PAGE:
Believe it or not, Formula 1 games used to
be a big deal. Back when PlayStation was on top of the pile, the F1 series sold shedloads of copies and racing game fans, rather than just fans of the sport, looked forward to each new release.
Over the years, though, the license languished under the Sony exclusivity deal and the games fell into a seasonal update rut. After 2006, the license was quietly dropped, just in time for the arrival of wunderkind Lewis Hamilton and an injection of fresh interest in the sport.
With Codemasters in the cockpit, the plan is to make F1 games that all racing fans will adore. With one of the most exciting seasons in history about to kick off and Codies' racing game stock riding high after DiRT 2, the stage is set for something very special indeed. Because the game is based on this year's championship, up until now all we've seen is concept art. Even these screenshots only show placeholder cars from 2009, because the 2010 ones that will actually be in the game have only just been unveiled. We've been bothering the team to show us the real thing for ages, so now that we've finally seen it, we're more excited than Murray Walker on his fifth Red Bull.
For a start, the game is stunningly beautiful, and not just by racing game standards. The traditional test of any F1 game's visuals is to fire up the Monaco circuit, which winds its way through the narrow streets of the tiny principality - it's easy enough to make a circuit in an empty field, but rendering 26 cars whipping between tightly packed buildings is a real technical challenge. Fortunately, even at a relatively early stage, the EGO engine smashes it out of the park. The harbourside circuit is densely detailed to a distracting degree - we reckon there'll be a few mangled front wings from people cooing at the scenery at 180mph. Even the more traditional circuits feel rich and atmospheric - whether you're blasting through the forest at Monza in Italy or the smog in the heart of Brazil's Sao Paolo, it's a feast for the eyeballs. Codemasters isn't yet ready to show off the night and twilight races, but based on how jaw-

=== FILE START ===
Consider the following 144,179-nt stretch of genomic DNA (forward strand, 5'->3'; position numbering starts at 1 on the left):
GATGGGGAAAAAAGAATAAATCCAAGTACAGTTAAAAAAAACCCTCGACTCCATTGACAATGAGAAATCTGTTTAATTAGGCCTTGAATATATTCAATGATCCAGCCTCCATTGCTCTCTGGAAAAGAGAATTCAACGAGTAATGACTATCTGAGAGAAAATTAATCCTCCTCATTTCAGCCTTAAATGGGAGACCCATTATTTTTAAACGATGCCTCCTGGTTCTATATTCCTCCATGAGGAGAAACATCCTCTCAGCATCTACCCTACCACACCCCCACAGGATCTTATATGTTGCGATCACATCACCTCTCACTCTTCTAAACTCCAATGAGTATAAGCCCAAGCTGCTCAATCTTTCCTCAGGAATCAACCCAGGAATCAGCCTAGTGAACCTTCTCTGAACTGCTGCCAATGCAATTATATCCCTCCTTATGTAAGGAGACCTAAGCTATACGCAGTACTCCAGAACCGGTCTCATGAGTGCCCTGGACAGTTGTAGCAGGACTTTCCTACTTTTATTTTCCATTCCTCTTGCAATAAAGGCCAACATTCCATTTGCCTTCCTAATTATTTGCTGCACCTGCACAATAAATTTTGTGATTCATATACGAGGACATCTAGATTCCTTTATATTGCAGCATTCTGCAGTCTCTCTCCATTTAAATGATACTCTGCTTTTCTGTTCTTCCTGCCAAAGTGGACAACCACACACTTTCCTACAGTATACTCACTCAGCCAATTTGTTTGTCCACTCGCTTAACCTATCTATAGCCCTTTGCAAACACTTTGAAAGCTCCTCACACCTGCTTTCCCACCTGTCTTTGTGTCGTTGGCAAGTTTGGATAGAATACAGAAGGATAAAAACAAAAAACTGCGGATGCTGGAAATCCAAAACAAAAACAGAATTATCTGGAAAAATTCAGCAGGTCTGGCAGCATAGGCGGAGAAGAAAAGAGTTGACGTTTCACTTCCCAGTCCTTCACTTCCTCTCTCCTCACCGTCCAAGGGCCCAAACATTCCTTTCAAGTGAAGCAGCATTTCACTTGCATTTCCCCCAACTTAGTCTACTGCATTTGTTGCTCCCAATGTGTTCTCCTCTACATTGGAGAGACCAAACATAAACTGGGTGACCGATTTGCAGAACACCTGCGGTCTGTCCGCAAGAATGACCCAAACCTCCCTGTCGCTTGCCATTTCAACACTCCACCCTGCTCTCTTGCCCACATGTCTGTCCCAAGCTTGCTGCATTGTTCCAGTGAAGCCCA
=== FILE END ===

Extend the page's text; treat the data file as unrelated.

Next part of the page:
dropping the evening tracks in DiRT 2 looked, we reckon the floodlit venues will be equally gorgeous, if not more so.
Come rain or shine
Tied into the visuals is an element that the team at Codemasters Birmingham is particularly proud of; the dynamic weather. Rather than simply picking a dry or a wet event, the weather changes in real-time during the course of a race. You might start in baking sun, but as the clouds roll in and spots of rain appear on the camera, you'll have to decide whether it's worth ducking into the pits for a set of wet weather tyres. Helping you make that decision will be the ever-changing track - the wet weather effects are incredible, with puddles and rivers appearing on the circuit as it gets more and more saturated.
Equally, once it stops raining, and as the tyres clear water from the circuit, drying lines will visibly appear and you'll need to stick to them for the fastest times. With some clever tech called Active Track the game knows, based on the conditions, contours of the circuit and paths of the cars, exactly how wet it should be on every 30cm2 section of asphalt. Somewhere, we can guarantee a motorsport nerd just exploded with joy.
Recognising that it'd be a waste of a brilliant racing game if only F1 fans played it, Codies has resolved to make the off-track experience much more engaging than previous racing titles. Building on what was achieved in DiRT 2, rather than just chewing your way through a series of dry sessions, F1 2010 aims to give you a glimpse of the life of a multi-millionaire racing driver. Your base of operations is the paddock, and your time will be split between your motorhome - where you can pore over trophies and your agent sorts through your contracts - and the waiting media scrum, who will have a wealth of questions to ask you after each session.